Is There A Way Or Means To Keep Your Website's Webpage Time Out Session STILL ACTIVE Even WITHOUT Any Of The User's Input Interaction Performed?

Hello. I have a question.

Some websites you visit have a time out session built into them that allots a specified time intervals for webpage inactivity before logging you off . For example: Your online banking website webpage, a online point-of-sale like an online checkout process, or even a online contact or comment webpage. I  assume they work on the principle that from the moment the user stops with any kind of input interaction with the website's webpage (like using the user's keyboard or mouse inactivity), the timer begins timing the number of seconds or minutes (either count up or countdown) until the default maximum is reached and then logs or stops your online session. Sometimes (but rarely) within the online website's webpage there are links to a personal graphic user interface user like control panel that allows for customized setting adjustments to 'timeout' or alike and other times (more often) there no such customized setting readily available.

Personally, I find it highly annoying to have to step away from my computer and return to find many times I have been automatically logged off like I am sure most other users have as well. I seem to be on webpage based timer initiated websites much more of my time anymore and the re-logon/re-login is a time consuming annoyance!  

My question:

Now, is there a way or means to keep your website's webpage time out session STILL ACTIVE even WITHOUT any of the user's input interaction performed when online webpage customizations settings are not available?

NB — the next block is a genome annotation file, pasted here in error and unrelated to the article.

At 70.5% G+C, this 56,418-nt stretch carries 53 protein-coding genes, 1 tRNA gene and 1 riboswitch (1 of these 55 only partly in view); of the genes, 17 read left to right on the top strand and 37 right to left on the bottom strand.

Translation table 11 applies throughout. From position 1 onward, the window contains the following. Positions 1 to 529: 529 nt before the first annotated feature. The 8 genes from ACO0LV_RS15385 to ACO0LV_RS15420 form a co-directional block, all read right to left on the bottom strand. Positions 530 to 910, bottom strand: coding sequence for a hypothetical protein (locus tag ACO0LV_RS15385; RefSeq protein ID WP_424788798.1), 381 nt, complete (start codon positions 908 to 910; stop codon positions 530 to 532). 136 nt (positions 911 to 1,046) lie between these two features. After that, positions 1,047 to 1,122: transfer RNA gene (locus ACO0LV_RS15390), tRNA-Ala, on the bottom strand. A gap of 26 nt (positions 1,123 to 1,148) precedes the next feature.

This might be something as simplistic as a little system activity that can be activated or generated within my  Windows 7 operating system I am not familiar with or some third party program installation that keeps my system in some manner 'busy' or active to satisfy the resetting of a time out session of website's webpage.

Please provide your own detailed facts, suggestions, hints, and tips; and/or the best possible well written, detailed and documented website links.

Please reply.

Thank you!      
Who is Participating?
Jason C. LevineNo oneCommented:
The problem with what you propose is activity is usually measured not by keystrokes or mousing around but by actual interaction on the site (clicks on links).  So to have a chance to work, the utility would be jumping you all over the place which would sort of defeat the purpose.
RegulaOneAuthor Commented:
@ anyone:

Hello. Does anyone like to try to answer and provide a solution this question/thread?

Please reply.

Thank you!
Dave BaldwinFixer of ProblemsCommented:
I don't want the session maintained without any user input.  If I get called away, I don't want a login to stay active where someone else could use it.  I think you should regard this as a GOOD THING where other people can't just walk up to your computer and use one of your accounts.